If I received a subpoena but don’t want to go to court, what can I do?

I received a subpoena at my mother’s house to testify against my husband on domestic assault and battery charge that the state picked up I do not want to go. Do I have any other options?

Asked on November 26, 2018 under Criminal Law, Oklahoma

Answers:

M.D., Member, California and New York Bar / FreeAdvice Contributing Attorney

Answered 1 year ago | Contributor

A subpoena is a direct court order for your appearance at the place and time specified. If the subpoena was validly served and you ignore it, you can be held in contempt. Accordingly a warrant for FTA (failure to appear) can be issued for your arrest and you can face fines and/or jail. Further, some domestic violence victims try to refuse to testify by invoking the Fifth Amendment (i.e. the right against self-incrimination). However, this right can't be invoked simply because they do not want to testify; it only applies if their testimony would cause them to incriminate themselves in some way. Additionally, a witness who refuses to testify can also be held in contempt of court and arrested and jailed/fined. Finally, some spouse's think that they can invoke "spousal privilege" (i.e. the right of one spouse not to have to give testimony against the other spouse). However, most states have amended their spousal privilege statute so that in a DV case, a spouse can testify against the other. Bottom line, you must appear in court and you must testify if called to the stand.

M.D., Member, California and New York Bar / FreeAdvice Contributing Attorney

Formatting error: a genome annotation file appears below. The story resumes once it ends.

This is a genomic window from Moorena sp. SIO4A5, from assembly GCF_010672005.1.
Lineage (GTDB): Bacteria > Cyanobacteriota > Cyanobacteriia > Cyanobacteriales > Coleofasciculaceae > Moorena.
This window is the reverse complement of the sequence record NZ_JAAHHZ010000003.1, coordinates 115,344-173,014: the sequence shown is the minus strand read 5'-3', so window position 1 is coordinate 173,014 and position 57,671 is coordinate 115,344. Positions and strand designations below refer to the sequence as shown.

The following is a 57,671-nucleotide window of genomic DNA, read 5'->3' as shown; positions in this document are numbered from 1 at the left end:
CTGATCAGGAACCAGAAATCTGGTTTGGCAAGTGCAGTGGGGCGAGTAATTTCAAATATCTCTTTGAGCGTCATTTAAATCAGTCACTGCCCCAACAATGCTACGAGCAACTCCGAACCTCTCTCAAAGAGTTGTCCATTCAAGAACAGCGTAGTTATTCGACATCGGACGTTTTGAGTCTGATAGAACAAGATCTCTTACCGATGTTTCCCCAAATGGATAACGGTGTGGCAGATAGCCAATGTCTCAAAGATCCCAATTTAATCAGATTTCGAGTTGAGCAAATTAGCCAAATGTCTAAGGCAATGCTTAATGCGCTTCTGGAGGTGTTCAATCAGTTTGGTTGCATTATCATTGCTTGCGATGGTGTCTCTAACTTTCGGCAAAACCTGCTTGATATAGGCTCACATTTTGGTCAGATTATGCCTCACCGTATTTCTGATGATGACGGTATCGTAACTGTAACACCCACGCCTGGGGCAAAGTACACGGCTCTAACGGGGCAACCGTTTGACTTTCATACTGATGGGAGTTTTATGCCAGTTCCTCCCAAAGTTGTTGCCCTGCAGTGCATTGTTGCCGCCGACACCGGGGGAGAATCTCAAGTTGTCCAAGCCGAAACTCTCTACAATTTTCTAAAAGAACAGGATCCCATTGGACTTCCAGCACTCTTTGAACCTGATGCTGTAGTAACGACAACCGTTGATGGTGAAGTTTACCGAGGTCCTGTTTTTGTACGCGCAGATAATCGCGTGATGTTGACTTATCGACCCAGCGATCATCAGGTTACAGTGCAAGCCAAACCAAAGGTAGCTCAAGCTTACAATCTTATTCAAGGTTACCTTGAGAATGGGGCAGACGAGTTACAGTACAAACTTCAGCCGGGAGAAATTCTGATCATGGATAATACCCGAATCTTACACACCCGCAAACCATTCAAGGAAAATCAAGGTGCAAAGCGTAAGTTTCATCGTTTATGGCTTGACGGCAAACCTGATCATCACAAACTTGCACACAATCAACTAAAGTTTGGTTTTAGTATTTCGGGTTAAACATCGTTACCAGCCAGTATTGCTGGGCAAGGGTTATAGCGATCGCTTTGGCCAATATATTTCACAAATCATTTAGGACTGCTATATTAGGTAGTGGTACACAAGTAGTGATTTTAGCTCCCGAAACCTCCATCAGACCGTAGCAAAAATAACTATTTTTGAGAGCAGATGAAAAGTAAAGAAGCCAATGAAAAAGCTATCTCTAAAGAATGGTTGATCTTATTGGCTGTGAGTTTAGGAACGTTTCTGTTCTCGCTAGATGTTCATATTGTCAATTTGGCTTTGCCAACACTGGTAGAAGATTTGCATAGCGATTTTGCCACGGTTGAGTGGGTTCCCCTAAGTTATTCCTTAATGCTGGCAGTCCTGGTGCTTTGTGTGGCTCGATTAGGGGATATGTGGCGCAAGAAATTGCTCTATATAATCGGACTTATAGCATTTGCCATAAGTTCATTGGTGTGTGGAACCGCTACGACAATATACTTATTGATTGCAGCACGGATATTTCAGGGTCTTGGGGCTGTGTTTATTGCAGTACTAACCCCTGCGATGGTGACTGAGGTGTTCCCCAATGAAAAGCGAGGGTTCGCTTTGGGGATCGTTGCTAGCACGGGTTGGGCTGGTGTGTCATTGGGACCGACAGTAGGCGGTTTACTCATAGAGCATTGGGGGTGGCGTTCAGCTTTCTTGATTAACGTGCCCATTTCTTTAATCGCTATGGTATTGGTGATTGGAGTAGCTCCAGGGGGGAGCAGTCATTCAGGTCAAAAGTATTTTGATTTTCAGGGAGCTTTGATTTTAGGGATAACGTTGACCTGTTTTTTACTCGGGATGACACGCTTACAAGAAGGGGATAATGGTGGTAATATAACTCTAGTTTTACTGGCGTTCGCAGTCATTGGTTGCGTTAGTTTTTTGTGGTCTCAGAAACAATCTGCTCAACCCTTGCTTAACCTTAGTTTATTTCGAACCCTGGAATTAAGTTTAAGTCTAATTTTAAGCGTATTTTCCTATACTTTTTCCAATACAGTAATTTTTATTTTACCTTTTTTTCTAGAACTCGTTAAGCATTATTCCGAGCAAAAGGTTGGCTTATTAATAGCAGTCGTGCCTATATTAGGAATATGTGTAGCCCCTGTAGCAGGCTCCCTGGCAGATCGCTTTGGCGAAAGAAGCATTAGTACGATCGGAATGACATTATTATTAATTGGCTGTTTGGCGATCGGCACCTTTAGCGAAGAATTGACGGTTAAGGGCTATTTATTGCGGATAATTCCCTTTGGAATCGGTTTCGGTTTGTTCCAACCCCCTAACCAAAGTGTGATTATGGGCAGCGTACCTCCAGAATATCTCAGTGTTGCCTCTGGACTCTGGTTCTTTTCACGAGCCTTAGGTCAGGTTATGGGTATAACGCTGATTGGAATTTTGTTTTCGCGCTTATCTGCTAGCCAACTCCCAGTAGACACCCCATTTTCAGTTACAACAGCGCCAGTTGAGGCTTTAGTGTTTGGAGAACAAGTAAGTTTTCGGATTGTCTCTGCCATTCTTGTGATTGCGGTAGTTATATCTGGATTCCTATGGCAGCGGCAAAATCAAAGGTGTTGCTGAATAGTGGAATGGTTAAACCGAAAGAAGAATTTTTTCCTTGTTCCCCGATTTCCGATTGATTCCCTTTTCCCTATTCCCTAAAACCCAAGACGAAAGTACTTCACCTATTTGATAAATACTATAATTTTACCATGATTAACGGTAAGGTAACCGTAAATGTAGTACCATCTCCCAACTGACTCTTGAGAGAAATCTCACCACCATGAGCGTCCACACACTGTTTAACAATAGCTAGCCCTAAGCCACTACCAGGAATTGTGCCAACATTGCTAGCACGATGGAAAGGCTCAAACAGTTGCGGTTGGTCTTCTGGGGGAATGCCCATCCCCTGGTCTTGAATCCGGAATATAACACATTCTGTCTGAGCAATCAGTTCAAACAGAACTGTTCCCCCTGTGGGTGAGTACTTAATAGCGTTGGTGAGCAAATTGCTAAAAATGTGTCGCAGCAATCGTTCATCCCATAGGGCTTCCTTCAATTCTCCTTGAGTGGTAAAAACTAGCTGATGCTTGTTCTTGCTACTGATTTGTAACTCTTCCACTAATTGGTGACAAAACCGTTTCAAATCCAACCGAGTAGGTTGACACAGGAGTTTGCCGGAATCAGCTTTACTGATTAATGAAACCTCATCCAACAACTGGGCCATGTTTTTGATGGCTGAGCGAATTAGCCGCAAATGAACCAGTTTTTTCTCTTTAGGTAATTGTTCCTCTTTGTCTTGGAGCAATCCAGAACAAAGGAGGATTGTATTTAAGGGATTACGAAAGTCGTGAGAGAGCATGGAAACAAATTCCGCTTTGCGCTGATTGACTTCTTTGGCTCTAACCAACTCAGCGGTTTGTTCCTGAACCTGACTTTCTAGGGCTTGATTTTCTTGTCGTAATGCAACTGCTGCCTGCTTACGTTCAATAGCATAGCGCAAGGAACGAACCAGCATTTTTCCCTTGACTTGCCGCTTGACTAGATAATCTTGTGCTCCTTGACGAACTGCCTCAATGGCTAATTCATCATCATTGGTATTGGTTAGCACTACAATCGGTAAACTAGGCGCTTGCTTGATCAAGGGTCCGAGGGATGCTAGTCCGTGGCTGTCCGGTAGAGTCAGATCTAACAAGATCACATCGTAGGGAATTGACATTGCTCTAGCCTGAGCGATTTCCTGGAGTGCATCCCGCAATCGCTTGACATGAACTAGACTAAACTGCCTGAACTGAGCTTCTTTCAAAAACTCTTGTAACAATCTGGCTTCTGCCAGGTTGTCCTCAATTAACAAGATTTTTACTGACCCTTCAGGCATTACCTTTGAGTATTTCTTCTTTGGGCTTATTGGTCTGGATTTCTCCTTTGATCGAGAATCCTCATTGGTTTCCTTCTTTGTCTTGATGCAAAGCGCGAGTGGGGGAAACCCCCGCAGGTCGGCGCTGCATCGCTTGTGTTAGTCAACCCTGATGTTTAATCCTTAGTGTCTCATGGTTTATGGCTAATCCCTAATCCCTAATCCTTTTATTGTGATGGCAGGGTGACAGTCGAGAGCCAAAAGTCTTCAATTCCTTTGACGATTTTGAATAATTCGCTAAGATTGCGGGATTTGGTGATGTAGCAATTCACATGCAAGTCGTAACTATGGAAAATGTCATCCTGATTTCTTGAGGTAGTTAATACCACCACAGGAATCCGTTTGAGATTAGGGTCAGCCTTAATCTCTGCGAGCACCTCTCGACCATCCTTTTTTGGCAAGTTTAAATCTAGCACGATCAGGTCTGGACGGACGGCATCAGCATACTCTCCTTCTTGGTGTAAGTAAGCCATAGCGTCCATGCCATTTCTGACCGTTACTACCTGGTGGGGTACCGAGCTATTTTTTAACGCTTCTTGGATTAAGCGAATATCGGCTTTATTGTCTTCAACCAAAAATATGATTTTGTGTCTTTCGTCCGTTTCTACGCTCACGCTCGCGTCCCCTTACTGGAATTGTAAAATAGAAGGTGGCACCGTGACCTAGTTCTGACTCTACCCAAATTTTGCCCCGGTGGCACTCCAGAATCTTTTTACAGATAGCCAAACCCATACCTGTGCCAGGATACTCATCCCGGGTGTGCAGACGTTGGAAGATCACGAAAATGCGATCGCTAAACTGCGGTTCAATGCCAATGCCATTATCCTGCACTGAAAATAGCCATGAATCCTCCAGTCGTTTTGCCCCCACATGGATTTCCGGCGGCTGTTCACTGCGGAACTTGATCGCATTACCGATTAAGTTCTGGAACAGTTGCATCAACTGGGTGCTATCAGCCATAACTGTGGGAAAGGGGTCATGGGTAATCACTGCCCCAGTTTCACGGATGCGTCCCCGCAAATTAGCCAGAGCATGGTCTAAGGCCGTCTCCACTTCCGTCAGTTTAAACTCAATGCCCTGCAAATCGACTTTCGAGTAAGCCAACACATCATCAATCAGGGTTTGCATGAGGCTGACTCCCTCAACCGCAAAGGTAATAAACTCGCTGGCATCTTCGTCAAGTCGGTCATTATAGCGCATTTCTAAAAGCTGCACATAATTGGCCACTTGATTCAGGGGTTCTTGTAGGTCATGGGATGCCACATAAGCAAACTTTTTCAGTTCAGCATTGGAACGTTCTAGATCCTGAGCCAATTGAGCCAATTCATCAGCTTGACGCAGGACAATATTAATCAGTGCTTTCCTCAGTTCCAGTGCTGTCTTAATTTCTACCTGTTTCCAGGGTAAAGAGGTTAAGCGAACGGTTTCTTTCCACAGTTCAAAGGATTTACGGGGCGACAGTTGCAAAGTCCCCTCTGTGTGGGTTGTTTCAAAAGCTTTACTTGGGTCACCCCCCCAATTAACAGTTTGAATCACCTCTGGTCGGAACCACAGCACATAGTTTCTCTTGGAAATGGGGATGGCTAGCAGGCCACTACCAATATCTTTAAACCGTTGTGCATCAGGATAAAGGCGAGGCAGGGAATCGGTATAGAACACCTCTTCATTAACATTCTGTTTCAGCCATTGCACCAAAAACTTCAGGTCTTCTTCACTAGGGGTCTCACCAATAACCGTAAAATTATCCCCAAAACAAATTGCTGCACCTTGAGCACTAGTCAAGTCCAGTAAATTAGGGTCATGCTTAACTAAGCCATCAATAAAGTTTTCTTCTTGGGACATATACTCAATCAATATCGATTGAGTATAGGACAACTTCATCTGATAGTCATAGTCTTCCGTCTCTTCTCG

Answered 1 year ago | Contributor

A subpoena is a direct court order for your appearance at the place and time specified. If the subpoena was validly served and you ignore it, you can be held in contempt. Accordingly a warrant for FTA (failure to appear) can be issued for your arrest and you can face fines and/or jail. Further, some domestic violence victims try to refuse to testify by invoking the Fifth Amendment (i.e. the right against self-incrimination). However, this right can't be invoked simply because they do not want to testify; it only applies if their testimony would cause them to incriminate themselves in some way. Additionally, a witness who refuses to testify can also be held in contempt of court and arrested and jailed/fined. Finally, some spouse's think that they can invoke "spousal privilege" (i.e. the right of one spouse not to have to give testimony against the other spouse). However, most states have amended their spousal privilege statute so that in a DV case, a spouse can testify against the other. Bottom line, you must appear in court and you must testify if called to the stand.


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